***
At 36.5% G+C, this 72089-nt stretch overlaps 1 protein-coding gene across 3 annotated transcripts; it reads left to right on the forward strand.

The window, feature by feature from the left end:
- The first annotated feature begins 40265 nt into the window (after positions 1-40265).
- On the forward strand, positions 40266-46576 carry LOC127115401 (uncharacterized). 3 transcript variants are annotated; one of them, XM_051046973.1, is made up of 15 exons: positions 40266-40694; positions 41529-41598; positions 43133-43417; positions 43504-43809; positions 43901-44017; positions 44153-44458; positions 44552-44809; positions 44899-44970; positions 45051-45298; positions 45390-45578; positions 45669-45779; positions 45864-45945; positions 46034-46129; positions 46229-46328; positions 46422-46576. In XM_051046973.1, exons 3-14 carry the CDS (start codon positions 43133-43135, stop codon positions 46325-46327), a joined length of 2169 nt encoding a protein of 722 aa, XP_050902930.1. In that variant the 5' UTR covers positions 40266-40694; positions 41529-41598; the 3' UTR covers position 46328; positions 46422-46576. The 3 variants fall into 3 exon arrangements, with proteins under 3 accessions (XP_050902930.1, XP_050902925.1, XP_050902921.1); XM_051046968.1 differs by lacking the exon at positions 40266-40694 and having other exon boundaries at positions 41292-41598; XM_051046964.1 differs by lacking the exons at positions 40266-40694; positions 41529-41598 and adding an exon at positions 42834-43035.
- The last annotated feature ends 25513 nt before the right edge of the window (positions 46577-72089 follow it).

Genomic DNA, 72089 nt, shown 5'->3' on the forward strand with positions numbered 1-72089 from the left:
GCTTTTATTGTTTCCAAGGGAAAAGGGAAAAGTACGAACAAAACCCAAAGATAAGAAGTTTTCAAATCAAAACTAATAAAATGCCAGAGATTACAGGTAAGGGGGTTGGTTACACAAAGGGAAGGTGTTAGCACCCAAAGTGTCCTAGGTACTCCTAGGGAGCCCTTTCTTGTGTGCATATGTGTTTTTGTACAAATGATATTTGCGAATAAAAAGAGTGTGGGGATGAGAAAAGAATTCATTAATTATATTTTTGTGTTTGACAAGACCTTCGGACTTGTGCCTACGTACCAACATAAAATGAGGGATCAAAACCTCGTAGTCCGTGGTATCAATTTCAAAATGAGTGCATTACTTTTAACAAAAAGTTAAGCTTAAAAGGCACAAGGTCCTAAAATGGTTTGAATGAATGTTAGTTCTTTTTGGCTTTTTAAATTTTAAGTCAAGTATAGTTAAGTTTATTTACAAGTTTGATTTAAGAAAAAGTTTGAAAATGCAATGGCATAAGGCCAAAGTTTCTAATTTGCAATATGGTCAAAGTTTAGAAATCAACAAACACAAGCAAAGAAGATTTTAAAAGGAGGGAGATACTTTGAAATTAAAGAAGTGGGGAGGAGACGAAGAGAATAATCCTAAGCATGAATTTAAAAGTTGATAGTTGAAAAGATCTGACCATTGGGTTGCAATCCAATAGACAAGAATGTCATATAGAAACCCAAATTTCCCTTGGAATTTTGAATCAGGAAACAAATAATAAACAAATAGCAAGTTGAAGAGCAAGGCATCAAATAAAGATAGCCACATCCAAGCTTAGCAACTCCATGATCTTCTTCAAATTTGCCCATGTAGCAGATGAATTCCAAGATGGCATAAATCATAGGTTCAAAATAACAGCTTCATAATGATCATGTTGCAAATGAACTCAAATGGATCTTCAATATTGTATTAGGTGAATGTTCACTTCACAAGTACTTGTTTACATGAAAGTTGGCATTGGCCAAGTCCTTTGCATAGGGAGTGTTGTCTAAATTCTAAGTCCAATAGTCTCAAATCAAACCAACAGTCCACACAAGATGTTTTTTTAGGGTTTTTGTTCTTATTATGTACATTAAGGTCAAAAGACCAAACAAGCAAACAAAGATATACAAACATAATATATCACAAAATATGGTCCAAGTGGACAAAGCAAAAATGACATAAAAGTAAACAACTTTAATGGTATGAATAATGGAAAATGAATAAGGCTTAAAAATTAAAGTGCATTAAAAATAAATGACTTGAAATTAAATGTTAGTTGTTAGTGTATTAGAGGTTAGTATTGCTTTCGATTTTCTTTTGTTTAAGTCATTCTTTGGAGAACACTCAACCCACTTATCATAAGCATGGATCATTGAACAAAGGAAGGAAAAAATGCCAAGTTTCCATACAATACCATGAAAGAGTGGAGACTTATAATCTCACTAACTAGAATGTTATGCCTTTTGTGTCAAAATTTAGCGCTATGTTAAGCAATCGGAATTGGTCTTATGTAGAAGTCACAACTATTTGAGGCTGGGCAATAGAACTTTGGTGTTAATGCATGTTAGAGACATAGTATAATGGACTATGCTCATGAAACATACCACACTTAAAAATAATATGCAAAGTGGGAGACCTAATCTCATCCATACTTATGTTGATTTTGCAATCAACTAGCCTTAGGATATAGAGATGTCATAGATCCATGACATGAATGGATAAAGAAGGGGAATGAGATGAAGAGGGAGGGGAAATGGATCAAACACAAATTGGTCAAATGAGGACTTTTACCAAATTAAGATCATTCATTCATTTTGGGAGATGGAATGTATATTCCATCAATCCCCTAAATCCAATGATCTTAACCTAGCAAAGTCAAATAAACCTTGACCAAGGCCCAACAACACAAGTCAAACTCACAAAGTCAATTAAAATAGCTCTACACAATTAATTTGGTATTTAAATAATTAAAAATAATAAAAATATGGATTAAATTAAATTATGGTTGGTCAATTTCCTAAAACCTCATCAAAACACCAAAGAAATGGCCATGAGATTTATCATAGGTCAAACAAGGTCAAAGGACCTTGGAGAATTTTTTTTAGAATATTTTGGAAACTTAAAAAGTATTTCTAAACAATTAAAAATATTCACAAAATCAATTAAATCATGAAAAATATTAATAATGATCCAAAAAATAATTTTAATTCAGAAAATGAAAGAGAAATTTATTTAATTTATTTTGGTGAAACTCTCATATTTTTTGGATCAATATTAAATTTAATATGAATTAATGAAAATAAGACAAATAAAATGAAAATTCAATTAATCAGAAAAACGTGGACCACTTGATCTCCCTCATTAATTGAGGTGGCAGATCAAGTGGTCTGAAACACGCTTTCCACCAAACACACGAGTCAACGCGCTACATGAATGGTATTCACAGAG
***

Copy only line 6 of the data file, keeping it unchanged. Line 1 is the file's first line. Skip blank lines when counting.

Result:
Genomic DNA, 72089 nt, shown 5'->3' on the forward strand with positions numbered 1-72089 from the left: